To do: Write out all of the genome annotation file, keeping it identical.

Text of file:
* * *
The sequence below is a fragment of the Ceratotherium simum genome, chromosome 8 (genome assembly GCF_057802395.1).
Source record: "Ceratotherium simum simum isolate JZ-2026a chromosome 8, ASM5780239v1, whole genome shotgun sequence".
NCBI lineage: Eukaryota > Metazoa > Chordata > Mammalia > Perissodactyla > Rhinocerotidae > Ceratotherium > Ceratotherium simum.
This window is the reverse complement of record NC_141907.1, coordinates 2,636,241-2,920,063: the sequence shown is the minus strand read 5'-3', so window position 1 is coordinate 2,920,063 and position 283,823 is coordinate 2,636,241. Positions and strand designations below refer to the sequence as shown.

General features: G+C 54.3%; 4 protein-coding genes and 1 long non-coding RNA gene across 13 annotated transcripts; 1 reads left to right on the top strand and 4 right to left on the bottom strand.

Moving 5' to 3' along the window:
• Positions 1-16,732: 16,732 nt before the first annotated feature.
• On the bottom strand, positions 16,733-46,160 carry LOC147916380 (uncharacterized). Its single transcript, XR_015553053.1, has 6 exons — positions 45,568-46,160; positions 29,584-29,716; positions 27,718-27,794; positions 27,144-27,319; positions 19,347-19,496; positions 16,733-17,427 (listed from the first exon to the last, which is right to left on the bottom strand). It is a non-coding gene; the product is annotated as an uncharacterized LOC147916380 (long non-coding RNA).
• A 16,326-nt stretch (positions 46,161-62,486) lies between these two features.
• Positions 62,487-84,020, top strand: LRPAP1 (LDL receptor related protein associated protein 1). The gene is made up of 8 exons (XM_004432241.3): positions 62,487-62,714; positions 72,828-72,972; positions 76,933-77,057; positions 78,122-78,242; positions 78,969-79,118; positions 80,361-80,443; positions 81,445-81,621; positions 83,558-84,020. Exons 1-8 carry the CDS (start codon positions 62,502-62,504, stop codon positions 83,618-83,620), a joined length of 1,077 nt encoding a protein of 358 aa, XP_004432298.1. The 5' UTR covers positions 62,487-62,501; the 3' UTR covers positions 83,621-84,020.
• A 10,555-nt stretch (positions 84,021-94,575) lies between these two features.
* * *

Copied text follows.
The sequence below is a fragment of the Ceratotherium simum genome, chromosome 8 (genome assembly GCF_057802395.1).
Source record: "Ceratotherium simum simum isolate JZ-2026a chromosome 8, ASM5780239v1, whole genome shotgun sequence".
NCBI lineage: Eukaryota > Metazoa > Chordata > Mammalia > Perissodactyla > Rhinocerotidae > Ceratotherium > Ceratotherium simum.
This window is the reverse complement of record NC_141907.1, coordinates 2,636,241-2,920,063: the sequence shown is the minus strand read 5'-3', so window position 1 is coordinate 2,920,063 and position 283,823 is coordinate 2,636,241. Positions and strand designations below refer to the sequence as shown.

General features: G+C 54.3%; 4 protein-coding genes and 1 long non-coding RNA gene across 13 annotated transcripts; 1 reads left to right on the top strand and 4 right to left on the bottom strand.

Moving 5' to 3' along the window:
• Positions 1-16,732: 16,732 nt before the first annotated feature.
• On the bottom strand, positions 16,733-46,160 carry LOC147916380 (uncharacterized). Its single transcript, XR_015553053.1, has 6 exons — positions 45,568-46,160; positions 29,584-29,716; positions 27,718-27,794; positions 27,144-27,319; positions 19,347-19,496; positions 16,733-17,427 (listed from the first exon to the last, which is right to left on the bottom strand). It is a non-coding gene; the product is annotated as an uncharacterized LOC147916380 (long non-coding RNA).
• A 16,326-nt stretch (positions 46,161-62,486) lies between these two features.
• Positions 62,487-84,020, top strand: LRPAP1 (LDL receptor related protein associated protein 1). The gene is made up of 8 exons (XM_004432241.3): positions 62,487-62,714; positions 72,828-72,972; positions 76,933-77,057; positions 78,122-78,242; positions 78,969-79,118; positions 80,361-80,443; positions 81,445-81,621; positions 83,558-84,020. Exons 1-8 carry the CDS (start codon positions 62,502-62,504, stop codon positions 83,618-83,620), a joined length of 1,077 nt encoding a protein of 358 aa, XP_004432298.1. The 5' UTR covers positions 62,487-62,501; the 3' UTR covers positions 83,621-84,020.
• A 10,555-nt stretch (positions 84,021-94,575) lies between these two features.